But there are two – yes, 2 - catches. One is that when you limit the frame rate, you get higher input lag than what you get with a higher FPS. You might click your mouse button, but it will take longer to take effect. It’s not a big difference. We are talking in terms of milliseconds, but that could be the difference between killing and getting killed in Battlefield Multiplayer.
The other one is that if your original frame rate dips below 60fps, it will get locked to 30fps. Unfortunately that's how it works. However, if you have an nVidia graphics card, they have a new feature in the driver called Adaptive V-Sync which can disable or disable V-Sync depending on the frame rate "on the fly". That is a great way to get the best of both worlds.

Another thing you can do is to lower the idle clocks of the video card. Modern video cards use very little power at idle compared to few year ago. You might be able to save couple of watts at best, but it might get unstable or you might get strange screen artifacts in certain situations. Try it if you are adventurous.

Motherboard – disable unwanted features

There are so many unwanted features listed in the BIOS/UEFI screen that you can disable. Floppy disk controller, 3rd party SATA controllers, FireWire name it. It is always better to disable these things because the more the controllers you have to initialize at boot-up, longer it takes to get into the OS. Further, you can install a minimum set of drivers and that's always a good thing. Drivers are what usually crash the OS. Having less drivers to worry about means the chances of a driver issue sending the PC down the hill becomes lower.

It is not conclusive that it lowers power consumption if you disable these additional features in the motherboard. There could be a slight reduction because instead of being in standby or running state, not they ought to be in shutdown state. The best thing would be to buy a motherboard with the features that you need or you might need in the future. (it's always better to plan ahead how you would expand the PC.)

Just for your information. Mini-ITX and Micro-ATX motherboards usually use much less power than a regular ATX motherboard. So if you went with one of those, you are in luck. Also, motherboards that are optimized for overclocking - i.e. comes with a power supply that uses more than 8 phases - usually use more power. They might do alright when the CPU is loaded, but high number of phases usually kill the idle power consumption.

Fans – use a fan controller

Fans draw very little power, about 2W for low RPM models. But high RPM fans, especially ones with high static pressure can draw 4W or even more. If you have 5 fans in your case, that's a significant amount of power of overhead.

There are a couple of things you can do to lower power consumption of the fans.

First, you can remove the fans that don't really do much. Remove the fans that are disrupting the natural air flow due to convection.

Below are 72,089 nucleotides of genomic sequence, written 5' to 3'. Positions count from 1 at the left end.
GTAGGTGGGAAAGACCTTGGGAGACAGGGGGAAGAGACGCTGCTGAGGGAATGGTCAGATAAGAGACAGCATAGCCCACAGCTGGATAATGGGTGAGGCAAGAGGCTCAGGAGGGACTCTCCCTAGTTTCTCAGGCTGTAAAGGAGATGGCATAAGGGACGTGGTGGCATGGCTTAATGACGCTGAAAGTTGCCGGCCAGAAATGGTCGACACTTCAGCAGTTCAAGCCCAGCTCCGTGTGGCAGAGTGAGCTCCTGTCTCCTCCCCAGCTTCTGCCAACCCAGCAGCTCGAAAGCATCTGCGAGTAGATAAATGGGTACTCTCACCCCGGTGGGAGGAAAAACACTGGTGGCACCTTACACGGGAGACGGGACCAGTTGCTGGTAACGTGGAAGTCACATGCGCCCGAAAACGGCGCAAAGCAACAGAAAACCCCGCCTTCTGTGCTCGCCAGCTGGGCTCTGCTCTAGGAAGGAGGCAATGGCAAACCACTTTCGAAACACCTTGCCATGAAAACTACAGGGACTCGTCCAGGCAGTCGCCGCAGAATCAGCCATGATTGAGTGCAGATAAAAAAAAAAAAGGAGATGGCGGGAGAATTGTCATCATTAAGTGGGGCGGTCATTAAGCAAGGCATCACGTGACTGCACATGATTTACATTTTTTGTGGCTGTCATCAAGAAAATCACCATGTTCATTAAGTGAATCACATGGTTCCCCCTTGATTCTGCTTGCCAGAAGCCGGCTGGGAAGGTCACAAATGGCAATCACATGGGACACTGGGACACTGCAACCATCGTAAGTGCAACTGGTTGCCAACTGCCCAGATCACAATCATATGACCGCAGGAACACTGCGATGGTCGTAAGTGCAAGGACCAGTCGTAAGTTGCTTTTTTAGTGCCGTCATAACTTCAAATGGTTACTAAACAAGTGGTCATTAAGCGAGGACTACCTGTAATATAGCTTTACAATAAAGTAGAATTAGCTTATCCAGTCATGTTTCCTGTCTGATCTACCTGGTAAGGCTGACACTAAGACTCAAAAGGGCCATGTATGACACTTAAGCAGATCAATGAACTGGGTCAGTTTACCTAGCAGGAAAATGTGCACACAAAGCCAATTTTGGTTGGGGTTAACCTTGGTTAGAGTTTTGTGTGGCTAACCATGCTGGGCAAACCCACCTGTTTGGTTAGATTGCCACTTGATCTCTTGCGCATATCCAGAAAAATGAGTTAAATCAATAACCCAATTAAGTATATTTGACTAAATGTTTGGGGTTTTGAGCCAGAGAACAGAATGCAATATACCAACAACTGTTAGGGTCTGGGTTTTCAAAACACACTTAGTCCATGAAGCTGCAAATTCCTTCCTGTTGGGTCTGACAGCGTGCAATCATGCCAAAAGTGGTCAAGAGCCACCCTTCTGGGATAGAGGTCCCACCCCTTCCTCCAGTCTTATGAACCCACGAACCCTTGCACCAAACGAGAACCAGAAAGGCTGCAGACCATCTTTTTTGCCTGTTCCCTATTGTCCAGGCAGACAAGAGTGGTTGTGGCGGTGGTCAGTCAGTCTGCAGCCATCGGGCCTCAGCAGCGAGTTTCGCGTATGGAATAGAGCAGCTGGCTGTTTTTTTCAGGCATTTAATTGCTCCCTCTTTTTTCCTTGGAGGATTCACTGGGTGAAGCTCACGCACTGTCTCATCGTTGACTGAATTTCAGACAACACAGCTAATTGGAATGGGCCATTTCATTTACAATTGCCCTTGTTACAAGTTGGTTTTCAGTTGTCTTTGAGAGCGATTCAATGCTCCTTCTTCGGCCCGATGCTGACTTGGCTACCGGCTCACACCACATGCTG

You can lower the speed of the fans by changing the input voltage to 7V or even 12V. Check out this guide on how to do it. Sure, it will lower the airflow, but it will also make the fans much quieter - if you didn't need the high air flow in the first place. I don't like PCs that make a lot of noise. I would walk the low noise path even if it increases the temperature inside the case by a couple of degrees.

But the best thing you can do - if your motherboard supports it or you have a "capable" fan controller - is connecting all the fans to the controller and let the fan speed be automatically controlled according to temperatures. I have a manual fan controller and I always forget to increase the fan speed if there is a need. It never works. Automatic controlling is the best. You will either have to use BIOS/UEFI or the software that came with your motherboard or fan controller or you might even be able to use Speed fan. (Here is a guide on how to use Speed fan.)

Optical drive – just get rid of it

Just get rid of that optical drive if you don't need it. It's as simple as that. There is no other way you can take to lower the power consumption. If you want to have it so that you can install Windows from the disc, make and store an ISO file of the disc on the hard drive, then either use the USB install method or install from the hard drive itself. Then you can get rid of the optical drive if that was the only thing holding you back.

Monitor – use the OS power saving features

If you are not sitting in front of the PC, there is no need to keep your monitor turned on, so turn it off. Some people would just run a screensaver. Running a screensaver is no good in this case. It saves the screen from burn in, but it doesn't save any power. In fact, it might actually increase the power consumption because of the animations in the screensaver.

If you forget to turn off the monitor manually, which is quite natural, set it to automatically do so using the power options built into the operating system.

Further, I would lower the brightness and contrast levels as much as comfort or picture quality allows me to. But put comfort and screw quality in the driving seat. Don't just go crazy and lower them to the absolute minimum.

OK that’s it folks. If you think missed anything, fire up in the comments section. I will add them to the list as well.
All of the above apply is if you have already built the PC. What if you are going to build a new PC soon and are concerned about power consumption? That’s just brilliant. We can attack right from the beginning. We can choose the right components and not worry about it later. I guess you know what my next article is gonna be on. Winking smile
Go green!
Related Posts Plugin for WordPress, Blogger...